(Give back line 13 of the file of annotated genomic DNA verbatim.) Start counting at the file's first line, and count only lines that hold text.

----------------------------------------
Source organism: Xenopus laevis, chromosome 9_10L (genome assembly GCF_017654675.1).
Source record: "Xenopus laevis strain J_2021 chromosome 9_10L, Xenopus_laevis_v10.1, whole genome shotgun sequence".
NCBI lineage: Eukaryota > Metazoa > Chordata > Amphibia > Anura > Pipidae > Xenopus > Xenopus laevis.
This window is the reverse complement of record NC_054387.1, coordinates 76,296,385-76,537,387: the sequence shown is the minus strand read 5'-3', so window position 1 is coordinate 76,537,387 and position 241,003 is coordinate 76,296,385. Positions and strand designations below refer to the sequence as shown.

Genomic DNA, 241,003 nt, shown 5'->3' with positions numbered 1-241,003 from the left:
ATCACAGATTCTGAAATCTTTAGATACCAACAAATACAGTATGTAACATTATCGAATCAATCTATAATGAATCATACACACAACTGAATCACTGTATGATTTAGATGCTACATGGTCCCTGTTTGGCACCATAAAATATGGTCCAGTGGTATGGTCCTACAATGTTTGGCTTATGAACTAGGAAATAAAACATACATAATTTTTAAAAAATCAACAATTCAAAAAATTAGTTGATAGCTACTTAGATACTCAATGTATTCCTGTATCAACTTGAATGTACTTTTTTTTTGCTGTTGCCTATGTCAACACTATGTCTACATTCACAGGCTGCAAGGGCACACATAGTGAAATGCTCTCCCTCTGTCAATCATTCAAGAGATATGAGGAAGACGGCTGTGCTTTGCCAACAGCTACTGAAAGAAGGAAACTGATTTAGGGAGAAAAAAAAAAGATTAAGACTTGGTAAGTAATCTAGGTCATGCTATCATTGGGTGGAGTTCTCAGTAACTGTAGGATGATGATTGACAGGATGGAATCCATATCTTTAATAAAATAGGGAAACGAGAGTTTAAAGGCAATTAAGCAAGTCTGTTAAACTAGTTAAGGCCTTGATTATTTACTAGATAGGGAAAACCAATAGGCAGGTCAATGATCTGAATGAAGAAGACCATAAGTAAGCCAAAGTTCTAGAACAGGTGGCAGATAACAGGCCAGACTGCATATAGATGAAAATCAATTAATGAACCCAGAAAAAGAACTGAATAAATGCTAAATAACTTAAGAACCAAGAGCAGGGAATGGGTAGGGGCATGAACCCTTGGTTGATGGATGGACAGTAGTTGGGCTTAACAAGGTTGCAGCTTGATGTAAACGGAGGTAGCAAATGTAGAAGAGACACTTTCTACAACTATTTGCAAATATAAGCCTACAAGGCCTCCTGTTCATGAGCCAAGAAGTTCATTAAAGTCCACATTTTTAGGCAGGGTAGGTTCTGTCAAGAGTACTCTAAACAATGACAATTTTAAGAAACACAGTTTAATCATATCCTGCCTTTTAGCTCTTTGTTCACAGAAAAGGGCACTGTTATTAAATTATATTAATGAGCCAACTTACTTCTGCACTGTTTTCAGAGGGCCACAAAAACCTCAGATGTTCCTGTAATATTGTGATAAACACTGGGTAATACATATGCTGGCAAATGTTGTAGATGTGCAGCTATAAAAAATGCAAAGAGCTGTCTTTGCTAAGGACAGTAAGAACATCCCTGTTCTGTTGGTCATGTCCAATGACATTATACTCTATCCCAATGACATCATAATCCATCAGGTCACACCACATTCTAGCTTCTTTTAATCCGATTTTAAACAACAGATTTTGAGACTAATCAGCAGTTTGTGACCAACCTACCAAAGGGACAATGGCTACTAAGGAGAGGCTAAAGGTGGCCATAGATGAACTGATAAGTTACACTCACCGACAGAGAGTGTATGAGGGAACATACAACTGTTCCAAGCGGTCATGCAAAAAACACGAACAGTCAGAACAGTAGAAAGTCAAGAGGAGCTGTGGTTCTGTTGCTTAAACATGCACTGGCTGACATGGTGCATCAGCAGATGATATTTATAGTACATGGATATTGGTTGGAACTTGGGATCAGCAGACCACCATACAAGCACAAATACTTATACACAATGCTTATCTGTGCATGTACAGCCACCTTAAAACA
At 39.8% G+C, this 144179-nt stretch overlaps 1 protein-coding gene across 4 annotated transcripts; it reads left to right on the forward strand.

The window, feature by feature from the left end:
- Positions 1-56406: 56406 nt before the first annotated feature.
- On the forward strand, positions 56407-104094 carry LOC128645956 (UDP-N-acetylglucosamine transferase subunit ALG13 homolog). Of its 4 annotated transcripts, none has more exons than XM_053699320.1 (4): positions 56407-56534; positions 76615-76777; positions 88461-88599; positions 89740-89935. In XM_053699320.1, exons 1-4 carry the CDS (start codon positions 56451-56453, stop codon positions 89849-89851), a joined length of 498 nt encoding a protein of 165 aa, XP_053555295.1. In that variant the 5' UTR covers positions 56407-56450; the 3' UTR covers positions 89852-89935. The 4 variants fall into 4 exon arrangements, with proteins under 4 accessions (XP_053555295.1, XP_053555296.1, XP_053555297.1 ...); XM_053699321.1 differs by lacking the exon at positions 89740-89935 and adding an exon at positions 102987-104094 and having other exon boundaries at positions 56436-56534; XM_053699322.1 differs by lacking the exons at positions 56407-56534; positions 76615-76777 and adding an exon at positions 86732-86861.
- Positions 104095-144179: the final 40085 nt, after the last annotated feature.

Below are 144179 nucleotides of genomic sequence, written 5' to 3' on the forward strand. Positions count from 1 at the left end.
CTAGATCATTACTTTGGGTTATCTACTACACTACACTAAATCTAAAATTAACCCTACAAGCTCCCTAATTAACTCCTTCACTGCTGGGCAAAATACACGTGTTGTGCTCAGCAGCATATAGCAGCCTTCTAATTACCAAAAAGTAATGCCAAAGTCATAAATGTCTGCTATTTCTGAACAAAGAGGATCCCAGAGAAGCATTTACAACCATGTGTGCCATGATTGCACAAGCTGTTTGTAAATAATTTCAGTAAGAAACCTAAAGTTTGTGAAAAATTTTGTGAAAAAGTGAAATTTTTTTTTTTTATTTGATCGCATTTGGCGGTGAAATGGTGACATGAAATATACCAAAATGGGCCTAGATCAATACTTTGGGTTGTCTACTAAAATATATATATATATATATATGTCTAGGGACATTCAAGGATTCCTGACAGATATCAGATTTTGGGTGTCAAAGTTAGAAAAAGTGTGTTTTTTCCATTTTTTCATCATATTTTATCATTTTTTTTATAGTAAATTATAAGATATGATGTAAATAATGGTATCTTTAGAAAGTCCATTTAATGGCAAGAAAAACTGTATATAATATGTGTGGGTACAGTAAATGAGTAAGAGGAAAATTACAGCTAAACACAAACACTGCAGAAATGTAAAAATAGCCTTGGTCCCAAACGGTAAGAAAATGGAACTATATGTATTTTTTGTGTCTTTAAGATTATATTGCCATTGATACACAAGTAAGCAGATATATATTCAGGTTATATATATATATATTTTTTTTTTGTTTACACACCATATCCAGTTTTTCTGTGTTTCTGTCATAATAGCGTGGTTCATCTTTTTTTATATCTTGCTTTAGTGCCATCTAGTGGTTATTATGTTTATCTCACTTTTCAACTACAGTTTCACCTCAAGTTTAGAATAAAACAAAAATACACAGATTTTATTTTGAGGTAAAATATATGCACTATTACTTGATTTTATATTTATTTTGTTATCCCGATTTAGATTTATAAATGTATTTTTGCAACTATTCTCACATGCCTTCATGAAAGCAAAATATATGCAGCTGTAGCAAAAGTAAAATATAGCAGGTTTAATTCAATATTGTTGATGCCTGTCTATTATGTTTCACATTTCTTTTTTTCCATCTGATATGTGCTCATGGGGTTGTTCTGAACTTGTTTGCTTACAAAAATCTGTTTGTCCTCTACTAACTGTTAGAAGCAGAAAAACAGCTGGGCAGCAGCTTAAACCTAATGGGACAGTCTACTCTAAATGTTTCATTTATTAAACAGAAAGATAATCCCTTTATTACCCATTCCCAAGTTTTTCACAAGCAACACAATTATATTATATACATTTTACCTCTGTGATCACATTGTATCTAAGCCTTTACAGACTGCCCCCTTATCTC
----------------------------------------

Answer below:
CTAGATCATTACTTTGGGTTATCTACTACACTACACTAAATCTAAAATTAACCCTACAAGCTCCCTAATTAACTCCTTCACTGCTGGGCAAAATACACGTGTTGTGCTCAGCAGCATATAGCAGCCTTCTAATTACCAAAAAGTAATGCCAAAGTCATAAATGTCTGCTATTTCTGAACAAAGAGGATCCCAGAGAAGCATTTACAACCATGTGTGCCATGATTGCACAAGCTGTTTGTAAATAATTTCAGTAAGAAACCTAAAGTTTGTGAAAAATTTTGTGAAAAAGTGAAATTTTTTTTTTTTATTTGATCGCATTTGGCGGTGAAATGGTGACATGAAATATACCAAAATGGGCCTAGATCAATACTTTGGGTTGTCTACTAAAATATATATATATATATATATGTCTAGGGACATTCAAGGATTCCTGACAGATATCAGATTTTGGGTGTCAAAGTTAGAAAAAGTGTGTTTTTTCCATTTTTTCATCATATTTTATCATTTTTTTTATAGTAAATTATAAGATATGATGTAAATAATGGTATCTTTAGAAAGTCCATTTAATGGCAAGAAAAACTGTATATAATATGTGTGGGTACAGTAAATGAGTAAGAGGAAAATTACAGCTAAACACAAACACTGCAGAAATGTAAAAATAGCCTTGGTCCCAAACGGTAAGAAAATGGAACTATATGTATTTTTTGTGTCTTTAAGATTATATTGCCATTGATACACAAGTAAGCAGATATATATTCAGGTTATATATATATATATTTTTTTTTTGTTTACACACCATATCCAGTTTTTCTGTGTTTCTGTCATAATAGCGTGGTTCATCTTTTTTTATATCTTGCTTTAGTGCCATCTAGTGGTTATTATGTTTATCTCACTTTTCAACTACAGTTTCACCTCAAGTTTAGAATAAAACAAAAATACACAGATTTTATTTTGAGGTAAAATATATGCACTATTACTTGATTTTATATTTATTTTGTTATCCCGATTTAGATTTATAAATGTATTTTTGCAACTATTCTCACATGCCTTCATGAAAGCAAAATATATGCAGCTGTAGCAAAAGTAAAATATAGCAGGTTTAATTCAATATTGTTGATGCCTGTCTATTATGTTTCACATTTCTTTTTTTCCATCTGATATGTGCTCATGGGGTTGTTCTGAACTTGTTTGCTTACAAAAATCTGTTTGTCCTCTACTAACTGTTAGAAGCAGAAAAACAGCTGGGCAGCAGCTTAAACCTAATGGGACAGTCTACTCTAAATGTTTCATTTATTAAACAGAAAGATAATCCCTTTATTACCCATTCCCAAGTTTTTCACAAGCAACACAATTATATTATATACATTTTACCTCTGTGATCACATTGTATCTAAGCCTTTACAGACTGCCCCCTTATCTC